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Antioch College — An overflow of first students

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For the first time in recent memory, the freshman class of Antioch College is over-enrolled. While the college planned for 25 first-year students to show up next fall to the revived college, 35 students have sent in their deposits and intentions to attend the school.

“It’s exciting. The interest in Antioch is really high,” said Gariot Louima, the college’s director of communications, this week.

Between 130 and 140 young people submitted applications to the college, according to Louima. Closed by Antioch University in 2008, the college was re-opened as an independent liberal arts school by alumni in September, 2009. Since that time, college staff has been preparing to welcome its first students.

The admissions staff accepted 45 of those who applied, expecting about 25 of those to submit deposits and choose Antioch. However, the final number turned out to be higher, so college leaders decided to expand its first incoming class.

All of the first-year students will be Horace Mann fellows, and will receive free tuition. In return, the new students are taking a risk by attending a college that is still in the midst of earning accreditation, as well as revamping its programs and traditions.

“The young people who are coming this year have a heavy responsibility of creating campus life and rebuilding structures for shared governance, in addition of carrying a full class load,” Louima said. “These young people have accepted that challenge.”

According to Louima, of the first 35 students, 16 have already completed some college coursework, and most completed rigorous post-secondary education curricula, including International Baccalaureate, Advanced Placement and Honors courses. One new student was a National Merit Scholar Finalist and two others were semifinalists for the award.

Sixteen of the students speak at least one foreign language, and of those, 10 speak Spanish, four speak French, one speaks Japanese, and one is fluent in Hindi, Hazaragi and Dari.

“They’re strong academically and also engaged with the world,” Louima said.

Nine new students hail from Ohio, four are from Texas, three from New York, three from Pennsylvania and three from California. Other students are from Colorado, Florida, Illinois, Kentucky, Maine, New Mexico, North Carolina, Oregon, Virginia and Wisconsin.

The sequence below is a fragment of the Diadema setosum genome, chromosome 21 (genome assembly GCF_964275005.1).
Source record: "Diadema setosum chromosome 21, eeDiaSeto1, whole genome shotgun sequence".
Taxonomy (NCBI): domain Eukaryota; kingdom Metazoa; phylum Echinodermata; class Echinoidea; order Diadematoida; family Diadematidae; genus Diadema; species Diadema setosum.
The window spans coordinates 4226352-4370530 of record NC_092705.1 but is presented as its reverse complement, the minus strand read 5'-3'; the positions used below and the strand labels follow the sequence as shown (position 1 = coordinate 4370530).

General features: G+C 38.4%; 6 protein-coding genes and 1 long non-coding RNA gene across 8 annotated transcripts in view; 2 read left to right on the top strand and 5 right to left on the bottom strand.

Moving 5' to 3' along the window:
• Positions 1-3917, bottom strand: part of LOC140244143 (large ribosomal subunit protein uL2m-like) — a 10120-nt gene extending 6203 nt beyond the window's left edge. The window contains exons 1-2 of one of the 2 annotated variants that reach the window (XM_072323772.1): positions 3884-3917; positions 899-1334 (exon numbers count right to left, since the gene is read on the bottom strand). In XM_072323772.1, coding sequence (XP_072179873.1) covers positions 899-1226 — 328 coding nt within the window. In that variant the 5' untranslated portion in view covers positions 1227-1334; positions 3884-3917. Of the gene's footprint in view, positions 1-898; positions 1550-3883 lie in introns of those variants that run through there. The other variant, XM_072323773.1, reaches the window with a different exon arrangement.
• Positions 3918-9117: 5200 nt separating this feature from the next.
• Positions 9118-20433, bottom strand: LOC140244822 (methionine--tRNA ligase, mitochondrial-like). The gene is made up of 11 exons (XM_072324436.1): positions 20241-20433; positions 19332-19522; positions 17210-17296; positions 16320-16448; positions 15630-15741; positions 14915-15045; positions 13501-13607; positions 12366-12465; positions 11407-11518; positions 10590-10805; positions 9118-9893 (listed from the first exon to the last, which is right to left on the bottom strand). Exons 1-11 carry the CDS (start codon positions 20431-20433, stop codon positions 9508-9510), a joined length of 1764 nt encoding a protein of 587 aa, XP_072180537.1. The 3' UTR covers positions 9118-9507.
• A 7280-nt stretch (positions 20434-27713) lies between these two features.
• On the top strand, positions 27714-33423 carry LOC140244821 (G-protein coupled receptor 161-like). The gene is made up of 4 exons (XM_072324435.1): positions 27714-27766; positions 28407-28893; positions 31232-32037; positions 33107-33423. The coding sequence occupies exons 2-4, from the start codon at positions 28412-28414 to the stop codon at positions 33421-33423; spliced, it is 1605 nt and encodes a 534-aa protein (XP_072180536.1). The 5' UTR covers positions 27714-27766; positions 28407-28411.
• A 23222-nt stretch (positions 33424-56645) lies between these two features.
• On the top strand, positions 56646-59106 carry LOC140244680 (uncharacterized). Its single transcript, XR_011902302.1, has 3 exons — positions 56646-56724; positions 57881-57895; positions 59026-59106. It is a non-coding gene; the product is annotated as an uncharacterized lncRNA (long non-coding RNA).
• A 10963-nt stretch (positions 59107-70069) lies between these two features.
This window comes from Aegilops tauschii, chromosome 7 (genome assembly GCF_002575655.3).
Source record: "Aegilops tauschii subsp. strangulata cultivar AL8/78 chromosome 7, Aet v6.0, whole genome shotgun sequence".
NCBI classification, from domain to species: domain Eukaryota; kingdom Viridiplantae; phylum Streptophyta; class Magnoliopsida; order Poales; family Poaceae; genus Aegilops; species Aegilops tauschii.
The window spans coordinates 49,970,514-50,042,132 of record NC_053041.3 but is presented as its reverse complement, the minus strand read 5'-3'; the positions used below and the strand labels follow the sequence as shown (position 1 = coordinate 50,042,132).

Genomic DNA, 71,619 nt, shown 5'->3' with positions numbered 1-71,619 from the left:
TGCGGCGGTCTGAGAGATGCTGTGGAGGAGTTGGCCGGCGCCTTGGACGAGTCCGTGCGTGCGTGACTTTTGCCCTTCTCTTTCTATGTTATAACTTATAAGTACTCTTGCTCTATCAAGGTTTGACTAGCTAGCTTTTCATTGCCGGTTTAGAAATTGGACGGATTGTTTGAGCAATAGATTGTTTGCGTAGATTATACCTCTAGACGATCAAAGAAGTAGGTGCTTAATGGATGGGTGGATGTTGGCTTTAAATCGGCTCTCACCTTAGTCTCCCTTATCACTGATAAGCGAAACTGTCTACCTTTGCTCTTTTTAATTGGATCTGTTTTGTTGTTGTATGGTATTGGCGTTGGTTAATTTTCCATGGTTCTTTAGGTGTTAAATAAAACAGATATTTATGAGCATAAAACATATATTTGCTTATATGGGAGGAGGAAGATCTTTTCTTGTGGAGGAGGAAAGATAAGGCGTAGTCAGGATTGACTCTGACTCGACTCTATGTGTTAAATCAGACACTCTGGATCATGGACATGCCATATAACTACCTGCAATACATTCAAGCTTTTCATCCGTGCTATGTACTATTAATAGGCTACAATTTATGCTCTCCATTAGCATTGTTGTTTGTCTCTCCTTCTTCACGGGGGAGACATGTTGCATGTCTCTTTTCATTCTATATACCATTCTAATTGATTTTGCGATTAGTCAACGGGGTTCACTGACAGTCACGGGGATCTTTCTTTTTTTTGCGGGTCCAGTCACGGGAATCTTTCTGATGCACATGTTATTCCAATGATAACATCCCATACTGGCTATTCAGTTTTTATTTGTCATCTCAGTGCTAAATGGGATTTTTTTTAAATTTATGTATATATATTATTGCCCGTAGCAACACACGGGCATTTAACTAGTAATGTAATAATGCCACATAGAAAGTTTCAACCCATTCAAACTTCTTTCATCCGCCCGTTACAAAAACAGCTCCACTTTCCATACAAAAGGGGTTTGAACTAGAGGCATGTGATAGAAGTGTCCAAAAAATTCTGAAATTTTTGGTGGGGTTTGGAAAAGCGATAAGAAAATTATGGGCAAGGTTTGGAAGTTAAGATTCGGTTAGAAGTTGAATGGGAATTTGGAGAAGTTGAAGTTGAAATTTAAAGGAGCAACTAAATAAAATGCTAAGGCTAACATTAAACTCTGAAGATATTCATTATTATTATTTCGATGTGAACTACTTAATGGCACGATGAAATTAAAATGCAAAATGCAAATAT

The group is also racially diverse, according to Louima, who said that the demographics represented are Caucasian, African American, Hispanic, Middle Eastern and American Indian.

First hurdle cleared

The first hurdle on the long and complicated path to accreditation has been cleared, as the college was notified last Friday that the chancellor of the Ohio Board of Regents granted provisional authorization to Antioch College to offer bachelor of arts and bachelor of science degrees.

“This is a significant step forward that paves the way toward accreditation. It’s moving the college forward,” said Hassan Rahmanian, dean of curriculum, assessment, planning and interdisciplinary ­learning.

The official news from the OBR chancellor was not a surprise, as the peer review team that visited the campus in January gave a positive recommendation for the college. In its recommendation, the team stated that Antioch College “meets the chancellor’s standards for undergraduate programs.”

The authorization continues through Dec. 31, 2014.

The OBR approval allows the college to submit its application for accreditation to the North Central Association, the regional accrediting agency. The process of accreditation is complex, and next involves receiving initial approval from an NCA committee, then submitting a self-study to be followed by an NCA site visit to the college. If all goes well, the college could be officially accredited soon after its first class of students graduates, so that their coursework will receive accreditation retroactively.

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